“O Neuromante foi publicado por mim em Portugal apenas dois anos depois da primeira edição em língua inglesa. Talvez tenha sido a primeira tradução para uma língua estrangeira. Estremeci de alegria quando o livro veio à estampa. Pensei: agora sim, agora os detractores da FC vão engolir mil sapos.
Infelizmente esqueci-me de que vivemos em Portugal. Num país sem grande futuro, nem mesmo o do Gernsback. Um país sem leitores. Trataram-no como se nem sequer existisse. Ou como se se tratasse de mais umas tantas páginas de lixo escapista. Nas livrarias, foi parar às secções de literatura infantil ou às prateleiras de estudos informáticos. Enfim, não vendeu. Nas Feiras do Livro que se lhe seguiram, foi vendido a retalho por tuta e meia, como se o quisessem oferecer a um pobre. [….] E por não ter vendido, nada de nada, foi razão mais do que suficiente para o Editor me olhar, imbuído de um triste desprezo, me dizer que eu só escolhia coisas muito más, e que por isso teria de pôr fim à colecção de FC. Meu dito meu feito.”
(“Neuromancer was published by me in Portugal only two years after the first edition in English. Maybe it was the first translation into a foreign language. I jumped with joy when the translation first came out. I thought: ‘Yes, now the detractors of SF must bite the bullet.’ Unfortunately, I forgot that we live in Portugal. In a country with no great future, not even Gernsback’s. A country without readers. They treated the translation as if it did not even exist. Or as if it were some more pages of escapist junk. In the bookstores, it went to the sections of children’s literature or to the shelves of computer studies. Anyway, it did not sell. At the Book Fairs that followed, it was sold to retail stores for nothing, as if they wanted to offer it to the poor. [….] And for not having sold anything at all, it was more than enough reason for the Editor to look at me, imbued with a sad contempt, to tell me that I only chose very bad things, and thus end the SF collection. No sooner said than done.“)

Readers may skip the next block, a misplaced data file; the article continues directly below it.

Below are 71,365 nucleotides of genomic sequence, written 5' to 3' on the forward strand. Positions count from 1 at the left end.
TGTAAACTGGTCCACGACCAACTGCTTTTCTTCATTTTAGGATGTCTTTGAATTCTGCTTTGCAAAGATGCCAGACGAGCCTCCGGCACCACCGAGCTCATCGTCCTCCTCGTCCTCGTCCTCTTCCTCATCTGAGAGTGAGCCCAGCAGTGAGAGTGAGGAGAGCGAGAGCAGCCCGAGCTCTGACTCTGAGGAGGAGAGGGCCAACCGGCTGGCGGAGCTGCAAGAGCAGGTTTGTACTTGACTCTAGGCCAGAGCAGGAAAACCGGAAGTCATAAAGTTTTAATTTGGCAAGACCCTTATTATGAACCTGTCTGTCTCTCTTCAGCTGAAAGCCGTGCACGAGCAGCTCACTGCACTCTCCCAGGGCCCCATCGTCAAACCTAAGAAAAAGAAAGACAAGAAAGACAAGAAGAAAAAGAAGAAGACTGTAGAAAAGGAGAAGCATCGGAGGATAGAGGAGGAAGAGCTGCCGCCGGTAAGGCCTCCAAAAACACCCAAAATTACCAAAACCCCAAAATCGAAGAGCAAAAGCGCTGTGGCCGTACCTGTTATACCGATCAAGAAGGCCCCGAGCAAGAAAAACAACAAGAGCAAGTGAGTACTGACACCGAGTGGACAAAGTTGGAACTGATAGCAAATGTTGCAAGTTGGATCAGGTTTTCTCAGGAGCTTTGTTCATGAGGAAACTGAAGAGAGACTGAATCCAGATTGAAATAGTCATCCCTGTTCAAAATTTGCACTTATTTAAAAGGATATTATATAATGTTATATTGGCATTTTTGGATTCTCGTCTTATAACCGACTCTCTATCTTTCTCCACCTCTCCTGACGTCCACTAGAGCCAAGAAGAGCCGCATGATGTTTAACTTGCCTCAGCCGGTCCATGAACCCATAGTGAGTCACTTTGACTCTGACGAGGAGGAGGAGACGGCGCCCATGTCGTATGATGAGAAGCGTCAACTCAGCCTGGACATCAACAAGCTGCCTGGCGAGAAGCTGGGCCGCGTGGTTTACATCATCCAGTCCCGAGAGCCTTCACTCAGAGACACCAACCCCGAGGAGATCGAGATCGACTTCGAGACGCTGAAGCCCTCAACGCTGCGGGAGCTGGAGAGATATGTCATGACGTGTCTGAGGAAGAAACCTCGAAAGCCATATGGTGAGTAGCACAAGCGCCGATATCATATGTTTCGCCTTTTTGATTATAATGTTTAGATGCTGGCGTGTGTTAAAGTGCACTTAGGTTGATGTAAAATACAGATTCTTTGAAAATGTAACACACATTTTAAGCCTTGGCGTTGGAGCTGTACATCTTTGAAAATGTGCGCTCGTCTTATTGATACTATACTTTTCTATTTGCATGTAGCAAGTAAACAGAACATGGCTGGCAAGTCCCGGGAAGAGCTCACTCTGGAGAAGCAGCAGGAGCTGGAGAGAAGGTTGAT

In the foreword by João Barreiros in “Antologia Cyberpunk” by Editorial Divergência.
I’ve been reading some old best-of-the-year SF anthologies lately, bought on eBay, as well as this one by Editoral Divergência, a Portuguese book publishing house; it was the last one of the bunch, and in there the cyberpunk trope seems to be swimming in foreign waters, literal and figuratively speaking. While the cyberpunk stories in these anthologies are generally good, there’s a distinct sense of hardening sub-genre assumptions about them — the shared idea that computer criminals would largely be members of street gangs seems particularly far off. By the 1989 anthology, most of the authors who’d been doing cyberpunk had gone on to other things. What about 2016 when this Portuguese cyberpunk anthology came out?
If you’re into SF, read on.
“In 2016, nineteen years after my loss to Deep Blue, the Google-backed AI project DeepMind and its Go-playing offshoot AlphaGo defeated the world’s top Go player, Lee Sedol. More importantly, as also as predicted, the methods used to create AlphaGo were more interesting as an IA Project than anything that had produced the top chess machines. It uses machine learning and neural networks to teach itself how to play better, as well as other sophisticated techniques beyond the usual alpha-beta search. Deep Blue was the end; AlphaGo is a beginning.”
In “Deep Thinking – Where Machine Intelligence Ends and Human Creativity Begins” by Garry Kasparov, Mig Greengard